Questions to test your CCTV compliance with the GDPR
To help provide an answer, we've created a simple set of questions with yes/no answers and guidance on how you can move to the next step. If you're a home user, then you can stop reading now, as this applies to businesses and organisations only.
Do you have an aim or need for the camera/system?
Great, document what this is and move on to the next question.
Write down the reason for your using CCTV. This doesn't need to be lengthy, just a few paragraphs.
Have you considered the alternatives?
Great, document this and move on to the next question.
Investigate if there's anything else that could achieve your aims.
For example, if your aim is to improve adherence to health and safety, then staff training could be more effective.
If a CCTV system is the most effective way to meet your needs then continue.
Will your system show individuals?
When you're showing individuals, this risks their privacy. To help mitigate this risk, answer the next question.
Skip to the question below - Do you view footage in real time?
Have you considered privacy?
Great, if that’s been included in your documention you’re ready to move on to the next question.
Think about how your footage could impact privacy. If you have a 4k ultra HD PTZ that can follow a person on a street that's more invasive than a 2MP static camera with gives an overview of a scene.
If your reason for filming means you need to identify people, then consider how you do this. More on that in the questions below.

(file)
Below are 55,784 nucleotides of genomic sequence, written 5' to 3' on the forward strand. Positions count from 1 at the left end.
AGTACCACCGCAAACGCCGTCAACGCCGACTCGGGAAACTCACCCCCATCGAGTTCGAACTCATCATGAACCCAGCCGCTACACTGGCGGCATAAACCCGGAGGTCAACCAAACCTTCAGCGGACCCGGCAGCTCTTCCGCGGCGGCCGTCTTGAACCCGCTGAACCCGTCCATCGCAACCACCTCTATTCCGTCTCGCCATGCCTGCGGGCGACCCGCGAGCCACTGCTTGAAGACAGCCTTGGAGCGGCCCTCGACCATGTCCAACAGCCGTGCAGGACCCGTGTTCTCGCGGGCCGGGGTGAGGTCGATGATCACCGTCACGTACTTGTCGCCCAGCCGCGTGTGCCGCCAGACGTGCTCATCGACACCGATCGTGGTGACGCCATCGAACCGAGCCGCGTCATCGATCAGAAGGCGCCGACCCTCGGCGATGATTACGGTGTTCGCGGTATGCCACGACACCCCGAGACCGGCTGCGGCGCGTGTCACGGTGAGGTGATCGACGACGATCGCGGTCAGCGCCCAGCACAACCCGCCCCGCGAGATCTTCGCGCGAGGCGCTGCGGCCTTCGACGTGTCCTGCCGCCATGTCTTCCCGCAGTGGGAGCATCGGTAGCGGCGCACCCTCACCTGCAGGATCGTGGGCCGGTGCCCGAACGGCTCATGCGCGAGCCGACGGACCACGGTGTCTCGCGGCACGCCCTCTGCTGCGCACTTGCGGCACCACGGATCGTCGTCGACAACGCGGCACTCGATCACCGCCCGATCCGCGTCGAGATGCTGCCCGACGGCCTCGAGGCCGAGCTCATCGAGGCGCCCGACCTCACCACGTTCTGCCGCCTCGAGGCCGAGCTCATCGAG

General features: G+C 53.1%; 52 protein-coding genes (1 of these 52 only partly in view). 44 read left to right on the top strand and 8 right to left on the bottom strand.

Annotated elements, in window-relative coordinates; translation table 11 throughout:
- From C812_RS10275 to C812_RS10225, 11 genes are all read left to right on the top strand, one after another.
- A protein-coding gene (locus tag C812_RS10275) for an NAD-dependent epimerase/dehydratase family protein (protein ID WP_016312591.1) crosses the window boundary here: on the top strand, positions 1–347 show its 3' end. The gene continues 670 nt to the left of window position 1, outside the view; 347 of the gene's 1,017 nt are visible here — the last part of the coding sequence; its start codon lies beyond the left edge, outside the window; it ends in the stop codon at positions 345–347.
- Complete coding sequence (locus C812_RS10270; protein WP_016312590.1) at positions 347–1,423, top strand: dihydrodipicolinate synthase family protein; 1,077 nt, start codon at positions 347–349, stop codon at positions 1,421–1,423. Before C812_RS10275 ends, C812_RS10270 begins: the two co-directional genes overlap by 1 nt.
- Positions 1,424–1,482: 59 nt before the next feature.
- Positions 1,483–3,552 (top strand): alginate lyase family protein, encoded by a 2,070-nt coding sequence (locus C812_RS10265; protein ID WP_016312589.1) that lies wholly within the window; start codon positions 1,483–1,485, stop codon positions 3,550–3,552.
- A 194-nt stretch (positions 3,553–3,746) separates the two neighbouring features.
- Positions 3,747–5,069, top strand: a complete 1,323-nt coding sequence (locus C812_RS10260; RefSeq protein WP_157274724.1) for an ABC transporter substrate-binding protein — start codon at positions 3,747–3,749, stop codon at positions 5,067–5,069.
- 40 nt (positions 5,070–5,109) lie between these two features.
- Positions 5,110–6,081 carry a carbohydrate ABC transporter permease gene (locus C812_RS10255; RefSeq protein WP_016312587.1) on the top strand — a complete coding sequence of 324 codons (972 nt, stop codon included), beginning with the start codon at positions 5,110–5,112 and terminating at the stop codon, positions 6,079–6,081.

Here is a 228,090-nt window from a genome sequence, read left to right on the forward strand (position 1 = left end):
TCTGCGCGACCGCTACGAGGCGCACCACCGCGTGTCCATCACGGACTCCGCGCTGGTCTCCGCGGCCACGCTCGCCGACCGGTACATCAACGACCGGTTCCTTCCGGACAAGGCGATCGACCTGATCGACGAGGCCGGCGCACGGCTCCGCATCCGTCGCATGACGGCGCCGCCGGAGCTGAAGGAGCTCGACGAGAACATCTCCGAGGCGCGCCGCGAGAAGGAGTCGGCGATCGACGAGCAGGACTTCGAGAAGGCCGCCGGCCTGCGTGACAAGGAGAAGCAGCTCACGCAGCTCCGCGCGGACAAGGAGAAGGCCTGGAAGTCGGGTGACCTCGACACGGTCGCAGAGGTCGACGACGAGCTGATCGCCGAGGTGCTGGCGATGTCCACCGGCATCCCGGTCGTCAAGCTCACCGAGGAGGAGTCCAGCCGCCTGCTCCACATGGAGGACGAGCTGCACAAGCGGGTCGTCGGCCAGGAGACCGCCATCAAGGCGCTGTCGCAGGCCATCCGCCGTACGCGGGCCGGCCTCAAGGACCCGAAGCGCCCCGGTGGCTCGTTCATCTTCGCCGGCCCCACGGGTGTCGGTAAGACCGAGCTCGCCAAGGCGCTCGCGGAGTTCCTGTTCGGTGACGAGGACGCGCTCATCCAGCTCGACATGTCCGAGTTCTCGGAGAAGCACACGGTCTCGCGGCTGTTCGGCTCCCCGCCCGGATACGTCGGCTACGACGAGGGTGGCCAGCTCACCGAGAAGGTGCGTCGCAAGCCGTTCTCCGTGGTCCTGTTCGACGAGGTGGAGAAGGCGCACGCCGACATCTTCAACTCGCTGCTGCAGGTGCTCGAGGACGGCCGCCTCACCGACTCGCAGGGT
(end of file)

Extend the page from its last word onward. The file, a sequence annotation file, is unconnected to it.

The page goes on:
Do you capture public areas like roads and paths?
Can your field of view be adjusted so that only your own site is under surveillance? If not, then consider the next question.
OK that's fine, you can move on to the next question.
Do you view your footage in real time?
The next question is crucial for you.
This is less risky from a privacy point of view. On to the next question.
Is your footage stored securely?
Great news! Have you considered both physical and cyber security? If yes, then on to the next question.
Can you make the area footage is viewed physically secure? If you have a control room, can you restrict those who enter? Can you take any measures to ensure the footage isn't overseen, perhaps by adding a privacy film to windows?
There are some exceptions to this. For example, if you can see the live footage of a shop this can be OK as long as it shows what you could see by looking around.
Also consider the cyber security of your system. Is the footage encrypted? Has the default password been changed for all cameras? Is the firmware up to date?
That's good news. How is this enforced?
That's good news. How is this enforced?
Document (with reasons) how long you need to keep your footage and then ensure that older footage is deleted (unless it's being kept for evidence). Typically 31 days is enough time for an incident to come to light
Have you got "CCTV in operation" signs?
That's good news, you can move on to the next question.
Add CCTV signage to your site, it should be prominent and adequate. You should show who's filming (your logo), why you're filming and contact details.
Do you have policies and procedures for CCTV?
Great, move on to the next question.
Documentation is crucial. Your policy could include:
- Purpose of recording
- What should be recorded
- Who should have access to your footage
- How long your footage will be kept for
Your procedures should look at what to do in certain scenarios. For example, if you have a theft, how it should be investigated? The procedures should also mention who's responsible for controlling your data and what checks are in place.
Do you regularly review your requirements?
Well done, this is a crucial step.
Carry out a review at least annually to make sure your procedures being followed. The ICO in their Data Protection Impact Assessment (DPIA) suggest that you also carry out a review when:
- Cameras are added/removed or change position
- The system is upgraded
- A new system is installed
- When you implement biometrics (i.e. facial recognition)